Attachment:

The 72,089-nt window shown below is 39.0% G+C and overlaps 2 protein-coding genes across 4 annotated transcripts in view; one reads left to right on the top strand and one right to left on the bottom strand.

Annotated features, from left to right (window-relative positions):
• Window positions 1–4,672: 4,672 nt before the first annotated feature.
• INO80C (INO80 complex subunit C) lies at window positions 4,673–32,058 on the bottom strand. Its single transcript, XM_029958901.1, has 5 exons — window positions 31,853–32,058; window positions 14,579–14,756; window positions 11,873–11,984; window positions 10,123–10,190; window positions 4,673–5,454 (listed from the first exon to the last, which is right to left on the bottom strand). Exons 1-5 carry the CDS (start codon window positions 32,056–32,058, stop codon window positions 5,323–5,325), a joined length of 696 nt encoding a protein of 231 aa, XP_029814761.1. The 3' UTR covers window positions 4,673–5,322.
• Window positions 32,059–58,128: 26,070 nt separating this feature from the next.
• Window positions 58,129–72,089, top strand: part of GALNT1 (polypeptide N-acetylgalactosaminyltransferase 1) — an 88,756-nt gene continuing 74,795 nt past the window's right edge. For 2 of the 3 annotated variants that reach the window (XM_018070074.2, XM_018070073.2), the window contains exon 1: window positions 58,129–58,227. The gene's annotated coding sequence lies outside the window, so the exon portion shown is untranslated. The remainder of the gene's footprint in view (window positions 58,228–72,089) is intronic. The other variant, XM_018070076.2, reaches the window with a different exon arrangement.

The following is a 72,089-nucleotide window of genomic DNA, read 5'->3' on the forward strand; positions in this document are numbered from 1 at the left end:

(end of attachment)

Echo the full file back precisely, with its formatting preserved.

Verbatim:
The 72,089-nt window shown below is 39.0% G+C and overlaps 2 protein-coding genes across 4 annotated transcripts in view; one reads left to right on the top strand and one right to left on the bottom strand.

Annotated features, from left to right (window-relative positions):
• Window positions 1–4,672: 4,672 nt before the first annotated feature.
• INO80C (INO80 complex subunit C) lies at window positions 4,673–32,058 on the bottom strand. Its single transcript, XM_029958901.1, has 5 exons — window positions 31,853–32,058; window positions 14,579–14,756; window positions 11,873–11,984; window positions 10,123–10,190; window positions 4,673–5,454 (listed from the first exon to the last, which is right to left on the bottom strand). Exons 1-5 carry the CDS (start codon window positions 32,056–32,058, stop codon window positions 5,323–5,325), a joined length of 696 nt encoding a protein of 231 aa, XP_029814761.1. The 3' UTR covers window positions 4,673–5,322.
• Window positions 32,059–58,128: 26,070 nt separating this feature from the next.
• Window positions 58,129–72,089, top strand: part of GALNT1 (polypeptide N-acetylgalactosaminyltransferase 1) — an 88,756-nt gene continuing 74,795 nt past the window's right edge. For 2 of the 3 annotated variants that reach the window (XM_018070074.2, XM_018070073.2), the window contains exon 1: window positions 58,129–58,227. The gene's annotated coding sequence lies outside the window, so the exon portion shown is untranslated. The remainder of the gene's footprint in view (window positions 58,228–72,089) is intronic. The other variant, XM_018070076.2, reaches the window with a different exon arrangement.

The following is a 72,089-nucleotide window of genomic DNA, read 5'->3' on the forward strand; positions in this document are numbered from 1 at the left end: